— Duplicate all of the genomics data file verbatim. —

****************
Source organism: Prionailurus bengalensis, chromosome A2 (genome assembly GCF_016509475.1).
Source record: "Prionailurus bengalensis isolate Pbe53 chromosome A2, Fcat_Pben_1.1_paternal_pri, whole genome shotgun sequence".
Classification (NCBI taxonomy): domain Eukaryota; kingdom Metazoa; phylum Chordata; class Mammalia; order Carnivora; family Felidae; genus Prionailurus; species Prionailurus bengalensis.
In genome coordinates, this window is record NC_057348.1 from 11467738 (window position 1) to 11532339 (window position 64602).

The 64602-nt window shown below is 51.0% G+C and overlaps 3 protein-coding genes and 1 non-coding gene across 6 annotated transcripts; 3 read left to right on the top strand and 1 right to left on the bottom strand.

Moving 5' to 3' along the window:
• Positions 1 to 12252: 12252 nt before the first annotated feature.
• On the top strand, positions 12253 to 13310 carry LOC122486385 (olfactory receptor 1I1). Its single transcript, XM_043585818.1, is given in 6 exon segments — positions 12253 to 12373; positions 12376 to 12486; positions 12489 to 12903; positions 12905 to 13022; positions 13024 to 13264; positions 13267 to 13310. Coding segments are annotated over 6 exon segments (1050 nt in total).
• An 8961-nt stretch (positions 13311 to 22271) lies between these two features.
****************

Source organism: Prionailurus bengalensis, chromosome A2 (genome assembly GCF_016509475.1).
Source record: "Prionailurus bengalensis isolate Pbe53 chromosome A2, Fcat_Pben_1.1_paternal_pri, whole genome shotgun sequence".
Classification (NCBI taxonomy): domain Eukaryota; kingdom Metazoa; phylum Chordata; class Mammalia; order Carnivora; family Felidae; genus Prionailurus; species Prionailurus bengalensis.
In genome coordinates, this window is record NC_057348.1 from 11467738 (window position 1) to 11532339 (window position 64602).

The 64602-nt window shown below is 51.0% G+C and overlaps 3 protein-coding genes and 1 non-coding gene across 6 annotated transcripts; 3 read left to right on the top strand and 1 right to left on the bottom strand.

Moving 5' to 3' along the window:
• Positions 1 to 12252: 12252 nt before the first annotated feature.
• On the top strand, positions 12253 to 13310 carry LOC122486385 (olfactory receptor 1I1). Its single transcript, XM_043585818.1, is given in 6 exon segments — positions 12253 to 12373; positions 12376 to 12486; positions 12489 to 12903; positions 12905 to 13022; positions 13024 to 13264; positions 13267 to 13310. Coding segments are annotated over 6 exon segments (1050 nt in total).
• An 8961-nt stretch (positions 13311 to 22271) lies between these two features.